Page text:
Every morning after breakfast we went to Chapel, passing the inspection of the school Marshall who made sure our shoes were polished. We took our assigned seats for a compulsory service conducted by the school’s Anglican chaplains. Every Sunday there was an optional early communion for those who were confirmed Anglicans and a compulsory morning service and sung Evensong twice a term. Sometimes there would be a visiting bishop or canon and once a term the headmaster would preach a scholarly and uplifting sermon. Jewish boys attended synagogue in their own house.
Our lives outside the classroom centered on the house. There were six houses for boarders and two more for day boys, each with distinctive personalities and traditions. Upon arrival at School House we were assigned study mates, which we could change to someone of our own choice after the first term. My study mate was R.N.D Kidd, minor. He had an elder brother in the house, Kidd major. We all called each other by our surnames, hardly knew each other’s Christian names. Kidd and I proved compatible, became good friends, even visited each other’s homes to stay during the holidays and remained study mates until he left Clifton.
We boys were assigned studies where we kept our personal belongings and books and had a desk on which to do extra class work. Studies were for two or three junior boys or one senior boy and provided a modicum of privacy during the day. There was one senior boy, called a “house sixth”, in a single study at the entrance to each corridor of studies.
House sixths were in charge of routine discipline within the boarding houses and were empowered to impose punishments, up to and including beating. There were lots of rules. Breaking them, such as running or fighting in the corridor, disobeying or being impertinent to a house sixth (being “gassy”), and siding (which was leaving your jacket unbuttoned or putting your hands in your trouser pockets), talking after lights out, all punishable by “lines”.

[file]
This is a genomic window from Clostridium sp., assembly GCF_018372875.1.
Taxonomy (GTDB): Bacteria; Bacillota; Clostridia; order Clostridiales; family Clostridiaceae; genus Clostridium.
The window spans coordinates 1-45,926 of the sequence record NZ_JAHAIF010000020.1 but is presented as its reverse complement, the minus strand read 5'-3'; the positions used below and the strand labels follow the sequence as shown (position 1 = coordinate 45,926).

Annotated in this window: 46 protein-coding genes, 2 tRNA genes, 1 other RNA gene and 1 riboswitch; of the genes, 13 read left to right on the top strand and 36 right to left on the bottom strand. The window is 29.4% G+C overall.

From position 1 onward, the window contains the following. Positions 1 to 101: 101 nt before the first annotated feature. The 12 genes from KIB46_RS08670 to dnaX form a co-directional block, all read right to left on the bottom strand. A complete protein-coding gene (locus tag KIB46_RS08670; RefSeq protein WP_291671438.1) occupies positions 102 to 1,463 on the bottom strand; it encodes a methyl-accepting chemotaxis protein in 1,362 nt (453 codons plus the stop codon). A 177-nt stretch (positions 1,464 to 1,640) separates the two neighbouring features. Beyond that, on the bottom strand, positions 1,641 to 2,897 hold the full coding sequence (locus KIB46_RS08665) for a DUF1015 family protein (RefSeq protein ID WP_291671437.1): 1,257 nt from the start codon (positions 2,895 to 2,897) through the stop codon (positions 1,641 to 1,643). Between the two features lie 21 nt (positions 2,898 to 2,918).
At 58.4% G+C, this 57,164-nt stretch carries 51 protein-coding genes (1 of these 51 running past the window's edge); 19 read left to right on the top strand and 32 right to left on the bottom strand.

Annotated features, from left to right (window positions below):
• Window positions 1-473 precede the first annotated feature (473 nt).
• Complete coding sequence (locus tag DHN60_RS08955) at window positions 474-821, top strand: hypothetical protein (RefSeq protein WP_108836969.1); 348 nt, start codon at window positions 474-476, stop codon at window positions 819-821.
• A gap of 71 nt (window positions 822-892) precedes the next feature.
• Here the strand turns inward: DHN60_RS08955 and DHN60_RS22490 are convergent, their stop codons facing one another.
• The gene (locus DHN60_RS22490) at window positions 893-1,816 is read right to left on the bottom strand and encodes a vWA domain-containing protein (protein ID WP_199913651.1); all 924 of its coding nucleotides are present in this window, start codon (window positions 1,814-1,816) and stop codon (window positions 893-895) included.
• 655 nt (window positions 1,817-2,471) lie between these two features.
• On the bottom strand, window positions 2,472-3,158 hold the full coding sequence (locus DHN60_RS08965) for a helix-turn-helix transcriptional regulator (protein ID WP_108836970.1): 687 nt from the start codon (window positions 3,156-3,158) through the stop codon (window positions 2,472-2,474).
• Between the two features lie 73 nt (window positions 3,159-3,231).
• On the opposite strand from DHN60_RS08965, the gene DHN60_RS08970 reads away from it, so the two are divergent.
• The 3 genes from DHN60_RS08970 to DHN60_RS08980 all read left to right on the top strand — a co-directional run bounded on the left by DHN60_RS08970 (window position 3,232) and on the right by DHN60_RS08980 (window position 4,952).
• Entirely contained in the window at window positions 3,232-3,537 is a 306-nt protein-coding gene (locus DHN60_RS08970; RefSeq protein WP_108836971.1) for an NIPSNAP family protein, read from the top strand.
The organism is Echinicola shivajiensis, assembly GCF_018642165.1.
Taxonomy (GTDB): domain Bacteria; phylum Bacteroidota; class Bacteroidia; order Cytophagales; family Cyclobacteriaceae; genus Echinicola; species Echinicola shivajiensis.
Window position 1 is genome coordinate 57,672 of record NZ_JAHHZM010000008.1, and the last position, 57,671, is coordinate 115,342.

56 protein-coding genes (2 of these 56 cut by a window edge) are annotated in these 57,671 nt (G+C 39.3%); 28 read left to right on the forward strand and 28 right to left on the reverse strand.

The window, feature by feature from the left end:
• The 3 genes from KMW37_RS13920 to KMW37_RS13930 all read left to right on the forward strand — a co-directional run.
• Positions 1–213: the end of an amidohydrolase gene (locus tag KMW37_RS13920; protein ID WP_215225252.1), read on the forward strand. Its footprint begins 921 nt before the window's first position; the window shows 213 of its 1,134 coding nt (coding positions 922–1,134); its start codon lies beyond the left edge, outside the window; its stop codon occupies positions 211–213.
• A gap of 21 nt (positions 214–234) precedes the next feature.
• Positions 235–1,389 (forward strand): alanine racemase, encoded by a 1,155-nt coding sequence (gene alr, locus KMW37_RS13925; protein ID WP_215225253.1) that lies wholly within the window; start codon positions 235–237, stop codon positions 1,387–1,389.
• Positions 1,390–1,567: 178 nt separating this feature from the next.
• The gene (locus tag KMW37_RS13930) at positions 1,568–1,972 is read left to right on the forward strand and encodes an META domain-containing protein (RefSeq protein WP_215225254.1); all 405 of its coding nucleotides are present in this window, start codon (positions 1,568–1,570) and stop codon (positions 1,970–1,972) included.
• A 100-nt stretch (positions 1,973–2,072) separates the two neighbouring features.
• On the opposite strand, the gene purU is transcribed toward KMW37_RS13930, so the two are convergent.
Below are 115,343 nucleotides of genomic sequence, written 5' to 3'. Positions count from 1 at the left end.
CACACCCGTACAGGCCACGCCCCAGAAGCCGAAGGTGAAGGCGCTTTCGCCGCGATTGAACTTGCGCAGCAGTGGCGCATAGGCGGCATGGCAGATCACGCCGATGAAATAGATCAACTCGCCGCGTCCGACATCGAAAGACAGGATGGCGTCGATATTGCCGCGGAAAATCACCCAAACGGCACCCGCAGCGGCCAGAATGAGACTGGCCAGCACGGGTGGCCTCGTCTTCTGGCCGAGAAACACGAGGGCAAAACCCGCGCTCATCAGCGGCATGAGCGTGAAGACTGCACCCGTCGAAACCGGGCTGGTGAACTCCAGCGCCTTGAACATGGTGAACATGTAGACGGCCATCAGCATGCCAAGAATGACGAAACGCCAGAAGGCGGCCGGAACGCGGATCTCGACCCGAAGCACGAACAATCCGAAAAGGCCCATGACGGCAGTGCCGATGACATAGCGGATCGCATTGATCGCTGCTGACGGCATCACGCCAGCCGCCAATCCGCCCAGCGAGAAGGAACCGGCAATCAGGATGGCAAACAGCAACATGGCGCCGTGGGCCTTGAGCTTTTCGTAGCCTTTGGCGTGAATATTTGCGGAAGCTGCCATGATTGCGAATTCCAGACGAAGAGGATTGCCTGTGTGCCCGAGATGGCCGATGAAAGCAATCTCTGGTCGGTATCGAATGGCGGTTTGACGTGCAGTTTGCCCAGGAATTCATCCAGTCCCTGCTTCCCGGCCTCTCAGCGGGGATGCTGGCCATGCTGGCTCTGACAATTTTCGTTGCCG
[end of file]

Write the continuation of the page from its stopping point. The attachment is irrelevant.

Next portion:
You would be given 50 or 100 lines for minor offences — not in those enlightened times in the form of repetitively writing a rote promise to reform but rather memorizing a Shakespeare sonnet or a Horace ode. However, if you accumulated 500 lines within one term you got a house beating; four strokes for a first offence, six or eight if you were incorrigible. These were ritualistic affairs administered in your pyjamas after lights out by the head of the house and his lieutenant. We innocents lay in our beds in the dark counting the cracks and then silently welcoming the stiff-upper-lipped new hero back to his bed.
House sixths had responsibilities but also enjoyed privileges. A sixth had a large solo study at the end of each corridor, could stay up after lights out and had the bed at the end of the dormitory, was allowed to “side”, and was a member of the house Anchor Club with its own common room. Above all, they had fags. New boys were fags for their first two or three terms until they were promoted to non-fag or little fifth. If the sixth wanted something done (for example, his brass corps cap badge and belt buckles polished, his gaiters blancoed, his shoes polished, his study tidied), he would go out of his study and shout “Faaag!” The fags would hare out of their studies down to the end of the corridor and the last one would get the job.
The head of the house chose three personal fags from the more senior ones, who took turns to fag for him one week at a time. I fagged for R.T.M. Lindsay, which was quite a privilege because he was also head of the school, corps commander, captain of cricket and captain of football. My most important jobs were oiling his cricket bat and cleaning his white wicket-keeper’s pads for school matches, covering the grass stains with blanco.
We slept in communal dormitories assigned by seniority, each one under the supervision of a house sixth. We had lockers and hanging space by our beds for clothes. (I enquired about the floor to ceiling steel barred gates sealing off the stairs leading to the dormitory on the third floor. Apparently they had been installed to restore order after the fags rebellion in the nineteenth century but had not been locked in recent years. Good grief, Clifton was going to take some getting used to!)
Anyway, our days started with a bell at ten past seven. The seventeen boys in my dormitory (excluding the house sixth who was in charge and excused such rules) leapt out of our iron beds and into dressing gowns and slippers and rushed down to the communal “pan rooms” in the basement, one for senior and one for junior boys.
The plumbing was luxurious by English standards since it had been remodeled by General Omar Bradley and his American staff when they were billeted in School House for the planning of D-Day. We had twenty minutes to get back upstairs and dressed and back down to the house hall on the ground floor for call-over.